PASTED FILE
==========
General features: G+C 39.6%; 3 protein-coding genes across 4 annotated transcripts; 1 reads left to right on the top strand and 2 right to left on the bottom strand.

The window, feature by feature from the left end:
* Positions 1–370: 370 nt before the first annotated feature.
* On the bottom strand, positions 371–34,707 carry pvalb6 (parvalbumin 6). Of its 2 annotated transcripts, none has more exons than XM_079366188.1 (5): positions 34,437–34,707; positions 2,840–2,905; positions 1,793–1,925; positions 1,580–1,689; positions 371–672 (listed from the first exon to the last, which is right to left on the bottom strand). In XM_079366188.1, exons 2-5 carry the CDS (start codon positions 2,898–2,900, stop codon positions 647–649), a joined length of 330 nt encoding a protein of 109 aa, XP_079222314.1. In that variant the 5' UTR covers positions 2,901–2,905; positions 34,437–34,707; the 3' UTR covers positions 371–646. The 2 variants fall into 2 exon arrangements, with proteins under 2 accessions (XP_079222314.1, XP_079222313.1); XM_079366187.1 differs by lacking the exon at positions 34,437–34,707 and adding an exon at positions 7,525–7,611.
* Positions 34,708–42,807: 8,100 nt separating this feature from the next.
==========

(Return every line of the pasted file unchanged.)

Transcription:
General features: G+C 39.6%; 3 protein-coding genes across 4 annotated transcripts; 1 reads left to right on the top strand and 2 right to left on the bottom strand.

The window, feature by feature from the left end:
* Positions 1–370: 370 nt before the first annotated feature.
* On the bottom strand, positions 371–34,707 carry pvalb6 (parvalbumin 6). Of its 2 annotated transcripts, none has more exons than XM_079366188.1 (5): positions 34,437–34,707; positions 2,840–2,905; positions 1,793–1,925; positions 1,580–1,689; positions 371–672 (listed from the first exon to the last, which is right to left on the bottom strand). In XM_079366188.1, exons 2-5 carry the CDS (start codon positions 2,898–2,900, stop codon positions 647–649), a joined length of 330 nt encoding a protein of 109 aa, XP_079222314.1. In that variant the 5' UTR covers positions 2,901–2,905; positions 34,437–34,707; the 3' UTR covers positions 371–646. The 2 variants fall into 2 exon arrangements, with proteins under 2 accessions (XP_079222314.1, XP_079222313.1); XM_079366187.1 differs by lacking the exon at positions 34,437–34,707 and adding an exon at positions 7,525–7,611.
* Positions 34,708–42,807: 8,100 nt separating this feature from the next.